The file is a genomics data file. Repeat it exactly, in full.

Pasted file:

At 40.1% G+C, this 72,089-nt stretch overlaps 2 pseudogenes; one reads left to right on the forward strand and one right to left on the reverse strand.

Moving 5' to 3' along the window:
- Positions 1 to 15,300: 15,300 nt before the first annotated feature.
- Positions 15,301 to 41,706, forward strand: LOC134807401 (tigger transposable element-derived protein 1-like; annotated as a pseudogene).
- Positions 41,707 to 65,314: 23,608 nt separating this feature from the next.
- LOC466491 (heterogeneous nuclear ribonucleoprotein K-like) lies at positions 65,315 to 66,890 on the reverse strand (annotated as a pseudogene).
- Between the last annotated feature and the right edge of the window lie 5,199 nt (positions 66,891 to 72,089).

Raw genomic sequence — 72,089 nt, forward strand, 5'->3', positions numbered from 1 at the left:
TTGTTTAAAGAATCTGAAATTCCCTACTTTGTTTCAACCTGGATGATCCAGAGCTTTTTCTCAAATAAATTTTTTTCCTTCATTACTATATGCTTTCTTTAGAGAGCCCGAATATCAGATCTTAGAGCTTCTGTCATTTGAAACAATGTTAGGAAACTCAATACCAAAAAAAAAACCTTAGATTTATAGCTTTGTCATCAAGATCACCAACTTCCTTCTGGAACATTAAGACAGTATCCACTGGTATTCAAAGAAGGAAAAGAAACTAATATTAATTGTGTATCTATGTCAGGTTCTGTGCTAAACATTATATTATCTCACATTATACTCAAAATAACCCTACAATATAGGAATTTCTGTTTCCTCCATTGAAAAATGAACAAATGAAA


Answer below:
At 40.1% G+C, this 72,089-nt stretch overlaps 2 pseudogenes; one reads left to right on the forward strand and one right to left on the reverse strand.

Moving 5' to 3' along the window:
- Positions 1 to 15,300: 15,300 nt before the first annotated feature.
- Positions 15,301 to 41,706, forward strand: LOC134807401 (tigger transposable element-derived protein 1-like; annotated as a pseudogene).
- Positions 41,707 to 65,314: 23,608 nt separating this feature from the next.
- LOC466491 (heterogeneous nuclear ribonucleoprotein K-like) lies at positions 65,315 to 66,890 on the reverse strand (annotated as a pseudogene).
- Between the last annotated feature and the right edge of the window lie 5,199 nt (positions 66,891 to 72,089).

Raw genomic sequence — 72,089 nt, forward strand, 5'->3', positions numbered from 1 at the left:
TTGTTTAAAGAATCTGAAATTCCCTACTTTGTTTCAACCTGGATGATCCAGAGCTTTTTCTCAAATAAATTTTTTTCCTTCATTACTATATGCTTTCTTTAGAGAGCCCGAATATCAGATCTTAGAGCTTCTGTCATTTGAAACAATGTTAGGAAACTCAATACCAAAAAAAAAACCTTAGATTTATAGCTTTGTCATCAAGATCACCAACTTCCTTCTGGAACATTAAGACAGTATCCACTGGTATTCAAAGAAGGAAAAGAAACTAATATTAATTGTGTATCTATGTCAGGTTCTGTGCTAAACATTATATTATCTCACATTATACTCAAAATAACCCTACAATATAGGAATTTCTGTTTCCTCCATTGAAAAATGAACAAATGAAA